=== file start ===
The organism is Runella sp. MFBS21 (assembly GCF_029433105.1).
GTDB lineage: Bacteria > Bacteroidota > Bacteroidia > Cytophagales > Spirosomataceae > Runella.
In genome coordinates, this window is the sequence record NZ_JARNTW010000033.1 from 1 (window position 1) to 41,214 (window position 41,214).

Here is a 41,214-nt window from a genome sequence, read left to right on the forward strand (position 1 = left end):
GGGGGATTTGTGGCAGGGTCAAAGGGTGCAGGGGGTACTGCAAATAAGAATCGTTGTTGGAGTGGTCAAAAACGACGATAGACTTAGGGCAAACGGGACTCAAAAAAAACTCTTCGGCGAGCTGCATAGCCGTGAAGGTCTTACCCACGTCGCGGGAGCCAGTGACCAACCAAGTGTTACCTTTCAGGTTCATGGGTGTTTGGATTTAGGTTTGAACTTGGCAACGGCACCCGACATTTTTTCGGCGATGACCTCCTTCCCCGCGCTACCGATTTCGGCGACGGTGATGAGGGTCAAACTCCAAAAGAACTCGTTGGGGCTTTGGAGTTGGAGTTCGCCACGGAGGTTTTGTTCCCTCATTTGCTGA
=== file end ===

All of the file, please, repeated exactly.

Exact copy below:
The organism is Runella sp. MFBS21 (assembly GCF_029433105.1).
GTDB lineage: Bacteria > Bacteroidota > Bacteroidia > Cytophagales > Spirosomataceae > Runella.
In genome coordinates, this window is the sequence record NZ_JARNTW010000033.1 from 1 (window position 1) to 41,214 (window position 41,214).

Here is a 41,214-nt window from a genome sequence, read left to right on the forward strand (position 1 = left end):
GGGGGATTTGTGGCAGGGTCAAAGGGTGCAGGGGGTACTGCAAATAAGAATCGTTGTTGGAGTGGTCAAAAACGACGATAGACTTAGGGCAAACGGGACTCAAAAAAAACTCTTCGGCGAGCTGCATAGCCGTGAAGGTCTTACCCACGTCGCGGGAGCCAGTGACCAACCAAGTGTTACCTTTCAGGTTCATGGGTGTTTGGATTTAGGTTTGAACTTGGCAACGGCACCCGACATTTTTTCGGCGATGACCTCCTTCCCCGCGCTACCGATTTCGGCGACGGTGATGAGGGTCAAACTCCAAAAGAACTCGTTGGGGCTTTGGAGTTGGAGTTCGCCACGGAGGTTTTGTTCCCTCATTTGCTGA